GIBSON: Mr. Kielty, let me show you one other thing. Let me move on beyond this.

There is another report, and this is a neighbor hearing whimpering, screaming, and pleading sounds from the Devlin apartment over a period of months or years when he was a neighbor of Michael Devlin's while Shawn Hornbeck was there. Mr. Kielty, you will face this kind of information as well.

KIELTY: I look forward to seeing the information. Right now if this case were tried today, there hasn't been any evidence and Mr. Devlin would be found innocent. I don't have any evidence. The state hasn't given me any. And I can't speculate on what it is or isn't.

GIBSON: Are you going to say that Shawn Hornbeck wound up in Devlin's apartment on his own, wasn't kidnapped?

KIELTY: I don't know I can make a comment to the facts at all. Once again, I don't have any facts. I'm not privy to any of the state's evidence.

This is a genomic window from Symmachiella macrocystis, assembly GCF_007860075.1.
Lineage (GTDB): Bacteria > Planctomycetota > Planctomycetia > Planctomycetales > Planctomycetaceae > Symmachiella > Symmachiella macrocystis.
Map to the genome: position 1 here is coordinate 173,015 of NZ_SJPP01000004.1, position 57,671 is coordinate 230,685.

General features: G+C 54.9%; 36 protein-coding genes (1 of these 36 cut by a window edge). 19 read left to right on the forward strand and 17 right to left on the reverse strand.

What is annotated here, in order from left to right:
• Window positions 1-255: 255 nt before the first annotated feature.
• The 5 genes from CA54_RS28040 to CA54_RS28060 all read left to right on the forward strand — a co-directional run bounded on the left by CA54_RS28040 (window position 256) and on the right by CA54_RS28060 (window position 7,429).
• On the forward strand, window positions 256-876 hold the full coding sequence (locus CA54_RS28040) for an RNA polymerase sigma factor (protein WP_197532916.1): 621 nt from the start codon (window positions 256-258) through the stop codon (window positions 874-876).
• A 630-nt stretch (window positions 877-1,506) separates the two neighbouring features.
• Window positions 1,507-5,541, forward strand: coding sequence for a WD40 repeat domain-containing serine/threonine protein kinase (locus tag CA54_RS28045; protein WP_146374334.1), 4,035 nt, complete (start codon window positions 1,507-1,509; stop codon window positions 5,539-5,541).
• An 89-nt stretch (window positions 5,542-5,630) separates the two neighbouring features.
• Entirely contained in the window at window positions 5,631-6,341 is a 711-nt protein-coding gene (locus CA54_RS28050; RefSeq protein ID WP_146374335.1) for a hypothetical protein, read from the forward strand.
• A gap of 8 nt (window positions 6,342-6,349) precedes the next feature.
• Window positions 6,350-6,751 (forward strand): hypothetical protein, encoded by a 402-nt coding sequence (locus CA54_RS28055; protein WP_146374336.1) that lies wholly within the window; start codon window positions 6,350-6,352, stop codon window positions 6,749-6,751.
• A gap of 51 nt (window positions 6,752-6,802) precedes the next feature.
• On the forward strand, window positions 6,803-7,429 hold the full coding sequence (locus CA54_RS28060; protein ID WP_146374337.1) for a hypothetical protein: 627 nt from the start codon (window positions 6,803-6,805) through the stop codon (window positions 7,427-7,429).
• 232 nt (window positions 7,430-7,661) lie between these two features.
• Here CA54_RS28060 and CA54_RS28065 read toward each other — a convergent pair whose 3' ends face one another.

GIBSON: Michelle, if you're in the position of Mr. Kielty, you have a guy who has a kid that has gone missing for four years in his apartment...

KIELTY: No, sir, these are allegations.

GIBSON: They are allegations. But nonetheless, that's where he was found. Michelle, maybe you can offer a little advice here. What does your colleague do about this?

SUSKAUER: I don't want to propose to give him advice. He has a very challenging case with a difficult situation. And certainly if this gentleman, this former neighbor, is an actual witness and he actually heard this, certainly this is going to be very damaging. It's going to be very challenging to face that information because he's going to be able to testify as to what he heard. He's going to be able to testify if he heard sounds.

GIBSON: Mr. Kielty, we are going to be back in touch with you. Good luck with this case.

KIELTY: OK, can I make one more comment?

GIBSON: OK. Michelle, I have got to run now. Michelle Suskauer, thank you.